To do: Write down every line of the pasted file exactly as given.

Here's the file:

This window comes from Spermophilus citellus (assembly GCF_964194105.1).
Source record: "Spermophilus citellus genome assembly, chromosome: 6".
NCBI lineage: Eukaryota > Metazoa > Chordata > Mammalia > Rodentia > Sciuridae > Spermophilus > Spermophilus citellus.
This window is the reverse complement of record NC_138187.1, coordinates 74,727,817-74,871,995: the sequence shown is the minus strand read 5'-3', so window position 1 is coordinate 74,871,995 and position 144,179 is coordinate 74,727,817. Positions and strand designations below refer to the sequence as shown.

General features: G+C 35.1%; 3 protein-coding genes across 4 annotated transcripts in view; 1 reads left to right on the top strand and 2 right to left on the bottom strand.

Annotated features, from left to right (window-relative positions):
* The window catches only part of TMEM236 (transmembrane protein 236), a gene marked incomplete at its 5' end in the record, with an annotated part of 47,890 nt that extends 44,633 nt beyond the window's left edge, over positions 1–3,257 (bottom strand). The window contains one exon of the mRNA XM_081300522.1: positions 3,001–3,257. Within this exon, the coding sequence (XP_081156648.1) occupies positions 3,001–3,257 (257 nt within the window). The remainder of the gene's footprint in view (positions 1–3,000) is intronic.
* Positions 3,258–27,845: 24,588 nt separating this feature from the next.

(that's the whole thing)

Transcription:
This window comes from Spermophilus citellus (assembly GCF_964194105.1).
Source record: "Spermophilus citellus genome assembly, chromosome: 6".
NCBI lineage: Eukaryota > Metazoa > Chordata > Mammalia > Rodentia > Sciuridae > Spermophilus > Spermophilus citellus.
This window is the reverse complement of record NC_138187.1, coordinates 74,727,817-74,871,995: the sequence shown is the minus strand read 5'-3', so window position 1 is coordinate 74,871,995 and position 144,179 is coordinate 74,727,817. Positions and strand designations below refer to the sequence as shown.

General features: G+C 35.1%; 3 protein-coding genes across 4 annotated transcripts in view; 1 reads left to right on the top strand and 2 right to left on the bottom strand.

Annotated features, from left to right (window-relative positions):
* The window catches only part of TMEM236 (transmembrane protein 236), a gene marked incomplete at its 5' end in the record, with an annotated part of 47,890 nt that extends 44,633 nt beyond the window's left edge, over positions 1–3,257 (bottom strand). The window contains one exon of the mRNA XM_081300522.1: positions 3,001–3,257. Within this exon, the coding sequence (XP_081156648.1) occupies positions 3,001–3,257 (257 nt within the window). The remainder of the gene's footprint in view (positions 1–3,000) is intronic.
* Positions 3,258–27,845: 24,588 nt separating this feature from the next.